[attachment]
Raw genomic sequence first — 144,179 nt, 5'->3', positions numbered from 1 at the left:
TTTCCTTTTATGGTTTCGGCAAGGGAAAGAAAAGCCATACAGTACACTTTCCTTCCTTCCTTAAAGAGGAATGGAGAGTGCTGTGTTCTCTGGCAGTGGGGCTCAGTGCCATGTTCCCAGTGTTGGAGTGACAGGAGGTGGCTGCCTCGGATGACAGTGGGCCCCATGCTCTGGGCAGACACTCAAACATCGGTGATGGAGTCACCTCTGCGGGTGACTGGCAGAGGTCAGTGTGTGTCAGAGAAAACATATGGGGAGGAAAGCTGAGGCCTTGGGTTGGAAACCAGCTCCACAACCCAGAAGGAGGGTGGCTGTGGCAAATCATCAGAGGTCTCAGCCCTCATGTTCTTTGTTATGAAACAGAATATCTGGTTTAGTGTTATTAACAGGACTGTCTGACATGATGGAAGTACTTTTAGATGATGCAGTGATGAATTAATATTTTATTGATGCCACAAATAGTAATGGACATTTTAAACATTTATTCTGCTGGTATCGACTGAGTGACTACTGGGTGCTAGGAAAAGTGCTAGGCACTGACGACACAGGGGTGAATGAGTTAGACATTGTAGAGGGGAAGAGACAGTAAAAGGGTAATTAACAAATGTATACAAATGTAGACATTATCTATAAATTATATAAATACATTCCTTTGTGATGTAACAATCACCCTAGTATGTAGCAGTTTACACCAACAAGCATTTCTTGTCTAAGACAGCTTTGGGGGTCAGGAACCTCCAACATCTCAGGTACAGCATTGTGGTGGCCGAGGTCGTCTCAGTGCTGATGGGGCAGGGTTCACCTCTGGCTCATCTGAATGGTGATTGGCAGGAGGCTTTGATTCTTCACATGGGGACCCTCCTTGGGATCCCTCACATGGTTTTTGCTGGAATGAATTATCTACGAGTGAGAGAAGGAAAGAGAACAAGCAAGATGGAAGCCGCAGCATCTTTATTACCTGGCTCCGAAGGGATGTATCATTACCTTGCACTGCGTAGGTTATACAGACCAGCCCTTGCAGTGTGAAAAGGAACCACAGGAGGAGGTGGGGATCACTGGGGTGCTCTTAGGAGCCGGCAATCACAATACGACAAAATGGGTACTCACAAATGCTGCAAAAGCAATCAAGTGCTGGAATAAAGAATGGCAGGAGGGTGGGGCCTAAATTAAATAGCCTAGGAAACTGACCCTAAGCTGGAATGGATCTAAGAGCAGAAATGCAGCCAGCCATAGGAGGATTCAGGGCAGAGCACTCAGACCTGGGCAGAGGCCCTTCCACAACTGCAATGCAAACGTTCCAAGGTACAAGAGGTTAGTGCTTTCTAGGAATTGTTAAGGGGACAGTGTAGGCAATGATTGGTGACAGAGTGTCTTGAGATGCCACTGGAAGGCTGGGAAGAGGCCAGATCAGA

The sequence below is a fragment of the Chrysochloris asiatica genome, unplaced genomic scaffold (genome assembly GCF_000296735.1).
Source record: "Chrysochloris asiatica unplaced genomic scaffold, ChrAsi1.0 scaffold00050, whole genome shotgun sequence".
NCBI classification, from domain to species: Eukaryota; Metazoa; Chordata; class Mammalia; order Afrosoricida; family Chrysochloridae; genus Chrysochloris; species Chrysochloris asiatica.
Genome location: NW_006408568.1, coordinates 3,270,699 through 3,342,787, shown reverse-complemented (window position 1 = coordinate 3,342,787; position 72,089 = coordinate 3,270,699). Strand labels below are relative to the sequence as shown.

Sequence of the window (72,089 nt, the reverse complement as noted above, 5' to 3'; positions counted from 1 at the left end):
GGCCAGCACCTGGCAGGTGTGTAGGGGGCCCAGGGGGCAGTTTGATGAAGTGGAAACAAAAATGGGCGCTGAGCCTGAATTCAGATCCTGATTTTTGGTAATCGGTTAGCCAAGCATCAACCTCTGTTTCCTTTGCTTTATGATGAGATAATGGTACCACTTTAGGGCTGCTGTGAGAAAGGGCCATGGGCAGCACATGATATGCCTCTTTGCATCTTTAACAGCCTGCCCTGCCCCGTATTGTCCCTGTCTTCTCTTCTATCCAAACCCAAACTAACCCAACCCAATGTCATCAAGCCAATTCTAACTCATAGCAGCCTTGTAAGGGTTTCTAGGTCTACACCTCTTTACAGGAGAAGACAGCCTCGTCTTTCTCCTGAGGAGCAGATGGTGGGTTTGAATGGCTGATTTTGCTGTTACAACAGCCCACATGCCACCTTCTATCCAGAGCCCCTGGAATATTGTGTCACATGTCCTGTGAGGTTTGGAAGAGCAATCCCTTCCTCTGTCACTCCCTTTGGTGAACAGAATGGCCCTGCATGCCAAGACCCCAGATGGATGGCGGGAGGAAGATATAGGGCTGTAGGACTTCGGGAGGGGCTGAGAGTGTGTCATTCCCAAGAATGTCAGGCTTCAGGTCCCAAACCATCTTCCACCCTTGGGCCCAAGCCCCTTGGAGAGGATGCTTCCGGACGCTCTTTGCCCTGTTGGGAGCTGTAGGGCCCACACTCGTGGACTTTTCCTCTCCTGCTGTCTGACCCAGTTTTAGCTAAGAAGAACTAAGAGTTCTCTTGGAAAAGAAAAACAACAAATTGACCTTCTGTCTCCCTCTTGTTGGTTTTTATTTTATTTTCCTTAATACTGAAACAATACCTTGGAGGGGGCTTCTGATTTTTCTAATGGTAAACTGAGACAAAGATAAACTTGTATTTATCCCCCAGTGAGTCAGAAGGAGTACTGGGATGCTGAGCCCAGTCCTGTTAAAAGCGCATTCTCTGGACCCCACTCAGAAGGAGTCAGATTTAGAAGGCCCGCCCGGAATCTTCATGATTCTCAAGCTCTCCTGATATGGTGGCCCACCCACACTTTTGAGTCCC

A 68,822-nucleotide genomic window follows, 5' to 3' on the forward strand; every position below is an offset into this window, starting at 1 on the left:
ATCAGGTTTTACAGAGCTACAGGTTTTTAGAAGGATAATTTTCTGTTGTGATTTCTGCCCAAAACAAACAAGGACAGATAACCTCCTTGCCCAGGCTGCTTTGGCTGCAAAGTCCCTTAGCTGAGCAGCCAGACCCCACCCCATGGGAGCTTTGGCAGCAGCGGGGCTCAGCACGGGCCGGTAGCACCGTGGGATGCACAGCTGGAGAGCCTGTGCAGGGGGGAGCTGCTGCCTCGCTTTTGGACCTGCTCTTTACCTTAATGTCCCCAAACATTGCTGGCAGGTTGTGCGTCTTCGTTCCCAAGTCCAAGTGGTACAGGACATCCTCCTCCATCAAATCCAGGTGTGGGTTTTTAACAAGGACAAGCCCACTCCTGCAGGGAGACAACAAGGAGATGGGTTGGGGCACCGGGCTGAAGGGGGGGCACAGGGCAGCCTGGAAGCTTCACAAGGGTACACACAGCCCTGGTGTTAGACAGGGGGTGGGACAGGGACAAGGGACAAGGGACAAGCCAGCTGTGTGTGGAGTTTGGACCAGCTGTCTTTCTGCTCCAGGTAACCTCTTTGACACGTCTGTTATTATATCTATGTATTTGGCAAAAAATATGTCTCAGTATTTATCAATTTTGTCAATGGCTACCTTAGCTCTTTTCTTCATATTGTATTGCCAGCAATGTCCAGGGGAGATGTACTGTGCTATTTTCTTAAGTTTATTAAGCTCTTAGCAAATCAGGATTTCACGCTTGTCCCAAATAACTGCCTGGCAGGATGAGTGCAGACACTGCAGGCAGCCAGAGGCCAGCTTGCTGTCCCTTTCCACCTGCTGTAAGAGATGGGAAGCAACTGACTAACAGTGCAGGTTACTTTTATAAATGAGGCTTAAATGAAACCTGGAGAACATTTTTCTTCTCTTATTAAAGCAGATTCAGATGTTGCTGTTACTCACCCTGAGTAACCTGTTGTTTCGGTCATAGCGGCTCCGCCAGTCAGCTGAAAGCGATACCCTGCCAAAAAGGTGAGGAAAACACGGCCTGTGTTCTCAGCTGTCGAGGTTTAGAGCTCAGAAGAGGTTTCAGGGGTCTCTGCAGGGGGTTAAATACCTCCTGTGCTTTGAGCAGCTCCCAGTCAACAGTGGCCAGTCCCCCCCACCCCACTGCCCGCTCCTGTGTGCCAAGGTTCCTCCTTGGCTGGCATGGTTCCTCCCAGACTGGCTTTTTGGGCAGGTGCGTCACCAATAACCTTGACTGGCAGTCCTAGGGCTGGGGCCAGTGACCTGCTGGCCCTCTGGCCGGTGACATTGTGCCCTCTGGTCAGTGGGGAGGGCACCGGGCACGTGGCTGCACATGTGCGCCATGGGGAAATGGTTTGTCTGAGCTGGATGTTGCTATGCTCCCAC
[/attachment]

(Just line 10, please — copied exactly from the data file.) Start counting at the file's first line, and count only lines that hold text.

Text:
ATCAGGTTTTACAGAGCTACAGGTTTTTAGAAGGATAATTTTCTGTTGTGATTTCTGCCCAAAACAAACAAGGACAGATAACCTCCTTGCCCAGGCTGCTTTGGCTGCAAAGTCCCTTAGCTGAGCAGCCAGACCCCACCCCATGGGAGCTTTGGCAGCAGCGGGGCTCAGCACGGGCCGGTAGCACCGTGGGATGCACAGCTGGAGAGCCTGTGCAGGGGGGAGCTGCTGCCTCGCTTTTGGACCTGCTCTTTACCTTAATGTCCCCAAACATTGCTGGCAGGTTGTGCGTCTTCGTTCCCAAGTCCAAGTGGTACAGGACATCCTCCTCCATCAAATCCAGGTGTGGGTTTTTAACAAGGACAAGCCCACTCCTGCAGGGAGACAACAAGGAGATGGGTTGGGGCACCGGGCTGAAGGGGGGGCACAGGGCAGCCTGGAAGCTTCACAAGGGTACACACAGCCCTGGTGTTAGACAGGGGGTGGGACAGGGACAAGGGACAAGGGACAAGCCAGCTGTGTGTGGAGTTTGGACCAGCTGTCTTTCTGCTCCAGGTAACCTCTTTGACACGTCTGTTATTATATCTATGTATTTGGCAAAAAATATGTCTCAGTATTTATCAATTTTGTCAATGGCTACCTTAGCTCTTTTCTTCATATTGTATTGCCAGCAATGTCCAGGGGAGATGTACTGTGCTATTTTCTTAAGTTTATTAAGCTCTTAGCAAATCAGGATTTCACGCTTGTCCCAAATAACTGCCTGGCAGGATGAGTGCAGACACTGCAGGCAGCCAGAGGCCAGCTTGCTGTCCCTTTCCACCTGCTGTAAGAGATGGGAAGCAACTGACTAACAGTGCAGGTTACTTTTATAAATGAGGCTTAAATGAAACCTGGAGAACATTTTTCTTCTCTTATTAAAGCAGATTCAGATGTTGCTGTTACTCACCCTGAGTAACCTGTTGTTTCGGTCATAGCGGCTCCGCCAGTCAGCTGAAAGCGATACCCTGCCAAAAAGGTGAGGAAAACACGGCCTGTGTTCTCAGCTGTCGAGGTTTAGAGCTCAGAAGAGGTTTCAGGGGTCTCTGCAGGGGGTTAAATACCTCCTGTGCTTTGAGCAGCTCCCAGTCAACAGTGGCCAGTCCCCCCCACCCCACTGCCCGCTCCTGTGTGCCAAGGTTCCTCCTTGGCTGGCATGGTTCCTCCCAGACTGGCTTTTTGGGCAGGTGCGTCACCAATAACCTTGACTGGCAGTCCTAGGGCTGGGGCCAGTGACCTGCTGGCCCTCTGGCCGGTGACATTGTGCCCTCTGGTCAGTGGGGAGGGCACCGGGCACGTGGCTGCACATGTGCGCCATGGGGAAATGGTTTGTCTGAGCTGGATGTTGCTATGCTCCCAC